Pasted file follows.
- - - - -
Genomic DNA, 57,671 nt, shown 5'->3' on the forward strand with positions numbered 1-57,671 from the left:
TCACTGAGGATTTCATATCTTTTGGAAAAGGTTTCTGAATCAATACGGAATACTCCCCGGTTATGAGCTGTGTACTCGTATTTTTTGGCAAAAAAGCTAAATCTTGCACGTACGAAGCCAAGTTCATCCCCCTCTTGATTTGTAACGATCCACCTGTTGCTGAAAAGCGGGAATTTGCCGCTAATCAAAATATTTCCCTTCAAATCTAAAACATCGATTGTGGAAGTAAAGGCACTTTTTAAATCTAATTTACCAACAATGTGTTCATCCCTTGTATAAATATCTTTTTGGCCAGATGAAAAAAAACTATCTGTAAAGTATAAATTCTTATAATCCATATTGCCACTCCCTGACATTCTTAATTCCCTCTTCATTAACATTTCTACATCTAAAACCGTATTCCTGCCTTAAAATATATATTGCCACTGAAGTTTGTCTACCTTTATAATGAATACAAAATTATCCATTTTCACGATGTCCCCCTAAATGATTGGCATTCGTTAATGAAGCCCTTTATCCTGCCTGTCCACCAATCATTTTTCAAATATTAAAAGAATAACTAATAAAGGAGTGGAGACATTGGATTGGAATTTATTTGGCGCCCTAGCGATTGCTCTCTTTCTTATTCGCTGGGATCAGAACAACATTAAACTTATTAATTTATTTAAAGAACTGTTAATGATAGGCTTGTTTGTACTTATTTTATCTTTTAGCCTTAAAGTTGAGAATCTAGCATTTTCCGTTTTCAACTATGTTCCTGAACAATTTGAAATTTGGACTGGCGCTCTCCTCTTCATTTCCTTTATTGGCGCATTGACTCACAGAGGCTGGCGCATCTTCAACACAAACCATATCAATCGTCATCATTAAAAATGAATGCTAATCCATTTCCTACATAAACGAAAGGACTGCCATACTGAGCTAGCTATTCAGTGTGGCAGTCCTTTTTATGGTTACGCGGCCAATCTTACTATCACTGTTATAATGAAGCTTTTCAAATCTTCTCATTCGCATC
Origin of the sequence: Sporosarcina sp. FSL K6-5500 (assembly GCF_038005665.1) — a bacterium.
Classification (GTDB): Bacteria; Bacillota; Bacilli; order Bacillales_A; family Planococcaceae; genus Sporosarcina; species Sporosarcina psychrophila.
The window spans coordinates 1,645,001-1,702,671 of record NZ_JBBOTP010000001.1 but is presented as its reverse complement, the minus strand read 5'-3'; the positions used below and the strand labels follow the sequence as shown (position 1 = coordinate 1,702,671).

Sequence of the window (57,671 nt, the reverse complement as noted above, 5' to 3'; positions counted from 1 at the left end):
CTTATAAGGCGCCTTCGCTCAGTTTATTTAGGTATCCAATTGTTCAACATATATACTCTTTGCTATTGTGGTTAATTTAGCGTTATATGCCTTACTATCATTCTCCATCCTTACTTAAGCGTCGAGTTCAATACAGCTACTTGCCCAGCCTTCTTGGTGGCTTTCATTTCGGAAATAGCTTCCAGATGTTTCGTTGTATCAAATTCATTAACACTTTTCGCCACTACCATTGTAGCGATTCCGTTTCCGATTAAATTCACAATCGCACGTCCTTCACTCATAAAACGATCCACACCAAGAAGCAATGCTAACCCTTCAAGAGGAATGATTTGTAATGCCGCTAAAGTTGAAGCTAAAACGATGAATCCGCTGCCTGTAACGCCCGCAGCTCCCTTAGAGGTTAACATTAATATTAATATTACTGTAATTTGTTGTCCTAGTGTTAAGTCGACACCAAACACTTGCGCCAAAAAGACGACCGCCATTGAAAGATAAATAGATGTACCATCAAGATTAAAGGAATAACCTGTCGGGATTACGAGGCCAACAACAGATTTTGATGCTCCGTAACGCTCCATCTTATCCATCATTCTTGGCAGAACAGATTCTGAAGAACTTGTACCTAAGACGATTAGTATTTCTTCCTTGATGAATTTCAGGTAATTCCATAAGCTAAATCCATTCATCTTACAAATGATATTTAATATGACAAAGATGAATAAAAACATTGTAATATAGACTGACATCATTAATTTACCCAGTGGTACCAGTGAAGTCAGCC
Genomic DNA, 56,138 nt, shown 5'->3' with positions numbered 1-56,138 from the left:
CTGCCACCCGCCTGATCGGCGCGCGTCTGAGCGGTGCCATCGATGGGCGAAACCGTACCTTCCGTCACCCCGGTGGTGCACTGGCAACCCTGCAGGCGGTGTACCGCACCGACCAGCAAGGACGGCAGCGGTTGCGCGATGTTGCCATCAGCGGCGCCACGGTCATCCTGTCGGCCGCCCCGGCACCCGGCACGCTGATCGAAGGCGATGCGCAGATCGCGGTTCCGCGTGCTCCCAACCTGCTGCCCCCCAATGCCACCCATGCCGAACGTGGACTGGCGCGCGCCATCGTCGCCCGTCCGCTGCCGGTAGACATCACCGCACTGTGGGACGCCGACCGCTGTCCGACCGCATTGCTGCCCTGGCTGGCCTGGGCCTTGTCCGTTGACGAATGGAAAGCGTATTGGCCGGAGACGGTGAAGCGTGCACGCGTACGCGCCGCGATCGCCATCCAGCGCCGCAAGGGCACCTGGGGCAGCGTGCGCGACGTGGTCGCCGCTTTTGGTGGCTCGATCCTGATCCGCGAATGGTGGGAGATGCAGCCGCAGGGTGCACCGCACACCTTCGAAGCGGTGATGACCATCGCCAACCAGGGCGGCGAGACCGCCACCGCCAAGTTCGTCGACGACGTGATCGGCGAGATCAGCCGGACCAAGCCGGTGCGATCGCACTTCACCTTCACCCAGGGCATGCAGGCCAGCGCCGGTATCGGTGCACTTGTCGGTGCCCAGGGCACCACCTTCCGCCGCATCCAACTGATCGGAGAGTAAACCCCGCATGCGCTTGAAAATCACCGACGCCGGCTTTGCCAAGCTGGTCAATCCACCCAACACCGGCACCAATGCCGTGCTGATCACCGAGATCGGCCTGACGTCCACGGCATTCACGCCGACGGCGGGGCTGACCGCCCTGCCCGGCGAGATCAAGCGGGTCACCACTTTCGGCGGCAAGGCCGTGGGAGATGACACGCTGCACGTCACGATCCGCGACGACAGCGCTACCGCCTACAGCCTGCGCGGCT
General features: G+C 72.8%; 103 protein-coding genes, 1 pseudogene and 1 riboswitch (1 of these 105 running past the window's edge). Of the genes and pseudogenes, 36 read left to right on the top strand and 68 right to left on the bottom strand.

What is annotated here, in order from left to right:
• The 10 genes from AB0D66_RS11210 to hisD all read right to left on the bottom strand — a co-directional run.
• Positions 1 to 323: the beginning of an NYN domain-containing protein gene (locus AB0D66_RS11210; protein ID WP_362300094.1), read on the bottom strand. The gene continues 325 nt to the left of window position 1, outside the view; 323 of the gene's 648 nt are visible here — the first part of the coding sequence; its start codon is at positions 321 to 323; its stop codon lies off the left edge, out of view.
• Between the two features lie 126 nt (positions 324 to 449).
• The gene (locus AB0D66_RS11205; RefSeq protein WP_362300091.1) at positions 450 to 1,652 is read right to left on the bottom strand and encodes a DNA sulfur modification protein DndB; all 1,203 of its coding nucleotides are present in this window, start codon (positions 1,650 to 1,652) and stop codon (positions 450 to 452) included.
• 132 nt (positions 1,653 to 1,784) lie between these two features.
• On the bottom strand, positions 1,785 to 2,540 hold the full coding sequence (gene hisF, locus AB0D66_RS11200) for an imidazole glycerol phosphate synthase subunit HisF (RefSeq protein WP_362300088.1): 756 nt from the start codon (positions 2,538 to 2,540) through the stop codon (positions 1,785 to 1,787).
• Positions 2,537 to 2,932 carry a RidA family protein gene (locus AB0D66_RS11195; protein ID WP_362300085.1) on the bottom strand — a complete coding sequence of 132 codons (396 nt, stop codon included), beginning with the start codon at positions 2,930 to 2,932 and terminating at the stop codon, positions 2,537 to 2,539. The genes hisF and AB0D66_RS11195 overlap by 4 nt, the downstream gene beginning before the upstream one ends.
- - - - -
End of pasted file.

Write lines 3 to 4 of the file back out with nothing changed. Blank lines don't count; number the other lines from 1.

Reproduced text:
Origin of the sequence: Sporosarcina sp. FSL K6-5500 (assembly GCF_038005665.1) — a bacterium.
Classification (GTDB): Bacteria; Bacillota; Bacilli; order Bacillales_A; family Planococcaceae; genus Sporosarcina; species Sporosarcina psychrophila.